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"Jesus Doesn't Care About Your Failures"

"Jesus doesn't care about your failures."

That was a line in one of the daily "Pray-as-you-go" meditations I listen to, and it's gotten me thinking.

The comment was made in a reflection on John 21:15-19, the scene where Jesus asks Peter three times "do you love me?" As The Message puts it,

After breakfast, Jesus said to Simon Peter, “Simon, son of John, do you love me more than these?”
“Yes, Master, you know I love you.”
Jesus said, “Feed my lambs.”
He then asked a second time, “Simon, son of John, do you love me?”
“Yes, Master, you know I love you.”
Jesus said, “Shepherd my sheep.”
Then he said it a third time: “Simon, son of John, do you love me?”
Peter was upset that he asked for the third time, “Do you love me?” so he answered,“Master, you know everything there is to know. You’ve got to know that I love you.”
Jesus said, “Feed my sheep"
Remember this scene takes place after the resurrection.

After Peter had failed as a follower, having denied even knowing Jesus when asked.

After Peter had failed, three times.

But -- as the author of the Pray as You Go meditation pointed out -- Jesus isn't interested in an apology.

Jesus isn't interested in Peter's failures; he's interested in Peter's future.

(It's helpful to pause here a second and remember why it's so important that Christians believe Jesus was not -- as some seem to think -- merely a really really really nice man or someone who merely had a special connection to, or relationship with, God. But rather, Jesus was God, enfleshed. (Or more accurately: Jesus IS God, resurrected, ascended, interceeding, and advocating.) That's important to remember because if we want to know what God is like, the best way to find out is to pay close attention to what Jesus said and how he acted.)

And so -- if you believe that Jesus was God-made-flesh -- at least as far as this passage teaches, it's fair to conclude that when humans fail, God's first desire is not for an apology.

It sounds almost heretical as I type those words. "When we fail, God isn't interested in an apology?!? What's the point of confession, repentance, contrition, then?!?" the brain screams.

I'm not saying God isn't ever interested in apologies, and I'm not saying there isn't a role for confession and repentance and contrition.

What I am saying, though, is this: trained as we are by the church and by religious customs more than by what the Bible actually says and teaches about God, and accustomed as we are to "earning" or at least "doing something" ahead of time in order to "earn" everything we "get," we can scarcely get our heads around the idea that God often really seems quite indifferent to our religion-theology of apology.

And what I am saying is that while confession and repentance and contrition have a lot of value, perhaps their chief value is to US, not God: perhaps we need those religious customs more than God does. 

So: what IS God interested in? What DOES Jesus ask of Peter?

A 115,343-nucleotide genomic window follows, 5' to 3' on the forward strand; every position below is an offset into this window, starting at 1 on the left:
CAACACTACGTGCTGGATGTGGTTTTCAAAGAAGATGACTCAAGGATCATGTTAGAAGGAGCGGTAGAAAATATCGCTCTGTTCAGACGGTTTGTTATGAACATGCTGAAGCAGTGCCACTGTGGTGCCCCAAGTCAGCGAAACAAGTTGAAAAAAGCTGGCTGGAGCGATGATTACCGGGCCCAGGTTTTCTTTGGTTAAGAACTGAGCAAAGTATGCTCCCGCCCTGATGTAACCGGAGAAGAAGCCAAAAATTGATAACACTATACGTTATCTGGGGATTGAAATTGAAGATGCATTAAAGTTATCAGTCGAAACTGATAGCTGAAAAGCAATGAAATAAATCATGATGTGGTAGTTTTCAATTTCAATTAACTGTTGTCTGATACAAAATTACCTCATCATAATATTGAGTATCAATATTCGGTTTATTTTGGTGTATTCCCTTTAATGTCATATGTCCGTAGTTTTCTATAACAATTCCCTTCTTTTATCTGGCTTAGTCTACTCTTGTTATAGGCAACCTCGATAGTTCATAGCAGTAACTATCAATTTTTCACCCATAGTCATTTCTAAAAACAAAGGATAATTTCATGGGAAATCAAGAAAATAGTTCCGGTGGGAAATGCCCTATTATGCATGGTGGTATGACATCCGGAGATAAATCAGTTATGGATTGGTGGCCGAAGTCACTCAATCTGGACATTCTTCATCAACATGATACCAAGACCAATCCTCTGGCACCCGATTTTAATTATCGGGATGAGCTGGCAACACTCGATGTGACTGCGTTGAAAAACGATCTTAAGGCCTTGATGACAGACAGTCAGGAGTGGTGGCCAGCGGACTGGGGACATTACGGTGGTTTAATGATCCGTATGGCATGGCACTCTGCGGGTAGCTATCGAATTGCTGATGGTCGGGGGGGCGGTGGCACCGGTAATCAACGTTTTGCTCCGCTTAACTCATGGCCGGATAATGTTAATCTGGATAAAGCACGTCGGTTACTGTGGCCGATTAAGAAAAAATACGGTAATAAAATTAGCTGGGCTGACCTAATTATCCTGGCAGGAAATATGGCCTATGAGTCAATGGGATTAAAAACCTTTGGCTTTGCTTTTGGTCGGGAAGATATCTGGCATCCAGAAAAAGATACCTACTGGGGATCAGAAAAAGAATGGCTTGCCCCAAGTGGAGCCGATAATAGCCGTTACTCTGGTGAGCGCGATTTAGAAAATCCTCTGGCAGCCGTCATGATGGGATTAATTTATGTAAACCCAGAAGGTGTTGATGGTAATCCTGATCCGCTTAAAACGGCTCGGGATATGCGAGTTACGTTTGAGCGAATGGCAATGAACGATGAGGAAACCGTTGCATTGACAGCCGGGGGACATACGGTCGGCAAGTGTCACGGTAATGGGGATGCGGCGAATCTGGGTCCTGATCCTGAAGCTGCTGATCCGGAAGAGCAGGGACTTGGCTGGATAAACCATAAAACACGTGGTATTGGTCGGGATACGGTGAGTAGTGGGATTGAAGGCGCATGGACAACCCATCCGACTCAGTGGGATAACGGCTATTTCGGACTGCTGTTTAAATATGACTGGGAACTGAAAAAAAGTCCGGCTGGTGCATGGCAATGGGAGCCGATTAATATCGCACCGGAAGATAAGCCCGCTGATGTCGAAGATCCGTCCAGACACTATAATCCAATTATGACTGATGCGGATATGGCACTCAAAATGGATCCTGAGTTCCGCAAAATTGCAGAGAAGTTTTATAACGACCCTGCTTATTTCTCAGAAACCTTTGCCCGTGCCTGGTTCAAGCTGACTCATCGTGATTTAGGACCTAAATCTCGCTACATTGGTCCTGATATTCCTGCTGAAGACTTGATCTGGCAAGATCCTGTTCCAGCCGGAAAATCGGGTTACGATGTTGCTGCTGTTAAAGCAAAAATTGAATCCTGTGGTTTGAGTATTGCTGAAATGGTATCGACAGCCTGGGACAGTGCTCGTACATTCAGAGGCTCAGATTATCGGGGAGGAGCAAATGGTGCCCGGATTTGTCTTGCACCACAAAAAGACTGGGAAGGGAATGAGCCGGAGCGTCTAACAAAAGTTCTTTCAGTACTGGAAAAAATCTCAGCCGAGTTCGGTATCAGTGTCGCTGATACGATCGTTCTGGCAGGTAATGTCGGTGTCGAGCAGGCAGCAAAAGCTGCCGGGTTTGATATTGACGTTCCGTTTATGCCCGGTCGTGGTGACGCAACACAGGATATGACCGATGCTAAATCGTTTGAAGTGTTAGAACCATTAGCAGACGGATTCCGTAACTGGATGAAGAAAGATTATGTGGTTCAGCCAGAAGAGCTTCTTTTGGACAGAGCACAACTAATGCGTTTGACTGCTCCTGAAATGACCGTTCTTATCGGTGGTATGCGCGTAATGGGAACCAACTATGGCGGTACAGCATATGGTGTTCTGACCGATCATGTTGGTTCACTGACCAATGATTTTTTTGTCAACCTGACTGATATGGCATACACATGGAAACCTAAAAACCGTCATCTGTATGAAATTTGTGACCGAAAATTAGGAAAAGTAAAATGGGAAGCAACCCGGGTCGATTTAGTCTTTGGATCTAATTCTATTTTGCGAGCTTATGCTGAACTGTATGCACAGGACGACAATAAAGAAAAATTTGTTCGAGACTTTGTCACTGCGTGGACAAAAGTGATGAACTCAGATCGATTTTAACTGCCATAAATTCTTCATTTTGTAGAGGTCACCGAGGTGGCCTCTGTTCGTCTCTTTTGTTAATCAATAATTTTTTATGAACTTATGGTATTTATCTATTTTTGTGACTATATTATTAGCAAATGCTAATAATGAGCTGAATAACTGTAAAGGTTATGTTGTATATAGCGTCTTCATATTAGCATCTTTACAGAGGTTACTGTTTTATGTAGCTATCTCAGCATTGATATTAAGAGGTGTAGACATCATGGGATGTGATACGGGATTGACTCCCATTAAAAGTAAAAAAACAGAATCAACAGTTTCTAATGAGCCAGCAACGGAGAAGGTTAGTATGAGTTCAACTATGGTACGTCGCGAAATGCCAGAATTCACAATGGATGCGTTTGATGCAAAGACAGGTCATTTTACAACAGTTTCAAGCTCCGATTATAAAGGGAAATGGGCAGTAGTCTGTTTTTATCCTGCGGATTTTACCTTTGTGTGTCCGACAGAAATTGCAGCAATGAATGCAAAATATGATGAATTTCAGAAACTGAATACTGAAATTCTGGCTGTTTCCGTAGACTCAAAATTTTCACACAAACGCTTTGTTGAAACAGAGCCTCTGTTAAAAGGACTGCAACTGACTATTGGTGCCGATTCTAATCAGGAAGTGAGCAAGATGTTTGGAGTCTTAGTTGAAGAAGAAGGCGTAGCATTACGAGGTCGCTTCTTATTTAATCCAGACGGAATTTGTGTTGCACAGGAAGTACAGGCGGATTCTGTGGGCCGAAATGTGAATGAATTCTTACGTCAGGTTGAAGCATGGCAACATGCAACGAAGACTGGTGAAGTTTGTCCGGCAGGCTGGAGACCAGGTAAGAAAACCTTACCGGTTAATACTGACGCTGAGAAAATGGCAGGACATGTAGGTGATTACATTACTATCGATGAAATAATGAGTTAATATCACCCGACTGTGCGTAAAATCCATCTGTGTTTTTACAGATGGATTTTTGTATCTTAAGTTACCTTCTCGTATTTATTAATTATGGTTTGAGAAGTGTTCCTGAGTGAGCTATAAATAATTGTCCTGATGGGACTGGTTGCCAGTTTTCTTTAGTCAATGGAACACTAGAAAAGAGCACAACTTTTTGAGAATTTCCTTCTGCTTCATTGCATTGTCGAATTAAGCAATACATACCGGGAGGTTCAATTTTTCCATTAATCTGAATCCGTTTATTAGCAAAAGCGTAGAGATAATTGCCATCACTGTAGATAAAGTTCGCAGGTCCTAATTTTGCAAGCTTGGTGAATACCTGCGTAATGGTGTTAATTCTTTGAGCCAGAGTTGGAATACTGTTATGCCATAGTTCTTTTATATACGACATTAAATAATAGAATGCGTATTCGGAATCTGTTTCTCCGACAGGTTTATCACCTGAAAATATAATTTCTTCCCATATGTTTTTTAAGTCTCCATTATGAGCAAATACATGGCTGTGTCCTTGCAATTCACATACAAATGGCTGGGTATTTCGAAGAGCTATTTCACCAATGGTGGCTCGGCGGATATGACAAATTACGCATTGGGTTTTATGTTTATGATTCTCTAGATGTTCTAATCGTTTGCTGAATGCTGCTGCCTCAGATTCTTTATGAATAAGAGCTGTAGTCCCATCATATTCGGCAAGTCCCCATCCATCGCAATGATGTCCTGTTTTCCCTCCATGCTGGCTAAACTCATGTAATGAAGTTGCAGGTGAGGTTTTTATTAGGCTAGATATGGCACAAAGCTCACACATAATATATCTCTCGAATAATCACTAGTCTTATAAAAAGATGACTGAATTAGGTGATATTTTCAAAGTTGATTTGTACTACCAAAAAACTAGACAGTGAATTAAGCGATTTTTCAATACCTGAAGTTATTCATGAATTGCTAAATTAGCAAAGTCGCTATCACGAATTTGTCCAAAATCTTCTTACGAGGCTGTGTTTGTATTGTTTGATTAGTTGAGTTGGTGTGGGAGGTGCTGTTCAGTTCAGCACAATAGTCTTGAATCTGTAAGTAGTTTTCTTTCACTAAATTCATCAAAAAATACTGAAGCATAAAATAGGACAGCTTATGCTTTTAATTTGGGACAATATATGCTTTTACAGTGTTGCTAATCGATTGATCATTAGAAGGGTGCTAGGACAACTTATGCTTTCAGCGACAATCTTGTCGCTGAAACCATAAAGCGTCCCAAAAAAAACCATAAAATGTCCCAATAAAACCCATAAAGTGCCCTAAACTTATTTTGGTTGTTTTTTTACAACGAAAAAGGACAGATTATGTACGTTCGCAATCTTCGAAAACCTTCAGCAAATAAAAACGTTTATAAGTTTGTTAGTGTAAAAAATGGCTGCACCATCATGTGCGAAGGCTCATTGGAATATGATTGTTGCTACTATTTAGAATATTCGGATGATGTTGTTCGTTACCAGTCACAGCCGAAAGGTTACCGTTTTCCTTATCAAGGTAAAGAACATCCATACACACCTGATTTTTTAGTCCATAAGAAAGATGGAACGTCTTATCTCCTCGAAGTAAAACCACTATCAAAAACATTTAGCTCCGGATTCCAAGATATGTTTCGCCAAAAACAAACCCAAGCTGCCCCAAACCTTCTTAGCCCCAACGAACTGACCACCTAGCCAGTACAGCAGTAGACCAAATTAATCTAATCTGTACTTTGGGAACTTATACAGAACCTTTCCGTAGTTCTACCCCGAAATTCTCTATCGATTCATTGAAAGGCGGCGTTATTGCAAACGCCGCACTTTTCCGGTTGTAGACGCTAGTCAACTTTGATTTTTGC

In a kind of echo of Isaiah 58 (below) and Micah 6:8, Jesus doesn't tell Peter how he should feel (sorrowful, regretful, remorseful or anything else), but rather he gives him something to do.

Now that's an astonishing thought, and bears repeating:

When we fail, God doesn't tell us how we should feel, he gives us something to do.    

Do you love me? 

Well, then feed my lambs. 

Do you love God, even though you've screwed up, failed, fallen short?  

Well, then shepherd my sheep: Go take care of someone. Pick yourself up, dust yourself off, and go freakin' DO something good for someone else. 

Do you love God? Even though you feel inadequate, alone, confused, or full of doubt? 

Well: all those feelings of inadequacy, alone-ness, confusion, and doubt are real and need to be taken seriously and addressed, but -- like a hunger pang that goes away when you are fed -- one of the best and most effective ways to address those feelings is to realize they can be every bit as self-centered and self-absorbed as those of an arrogant ego-maniac, and so if you really want to make those feelings go away, feed

Feed my sheep.  

‘Why have we fasted,’ they say,
    ‘and you have not seen it?
Why have we humbled ourselves,
    and you have not noticed?’

“Yet on the day of your fasting, you do as you please
    and exploit all your workers.
Your fasting ends in quarreling and strife,
    and in striking each other with wicked fists.
You cannot fast as you do today
    and expect your voice to be heard on high. ...
“Is not this the kind of fasting I have chosen:
to loose the chains of injustice
    and untie the cords of the yoke,
to set the oppressed free
    and break every yoke?
Is it not to share your food with the hungry
    and to provide the poor wanderer with shelter—
when you see the naked, to clothe them,

    and not to turn away from your own flesh and blood?

Then your light will break forth like the dawn,
    and your healing will quickly appear;
then your righteousness will go before you,
    and the glory of the Lord will be your rear guard.
Then you will call, and the Lord will answer;
    you will cry for help, and he will say: Here am I.


  1. thank you Fr. John! I love the sentiment and reminders to be of service and amend behavior by doing what God really wants us to do. Great message. - one of your San Diego fans.
    Robin StClair


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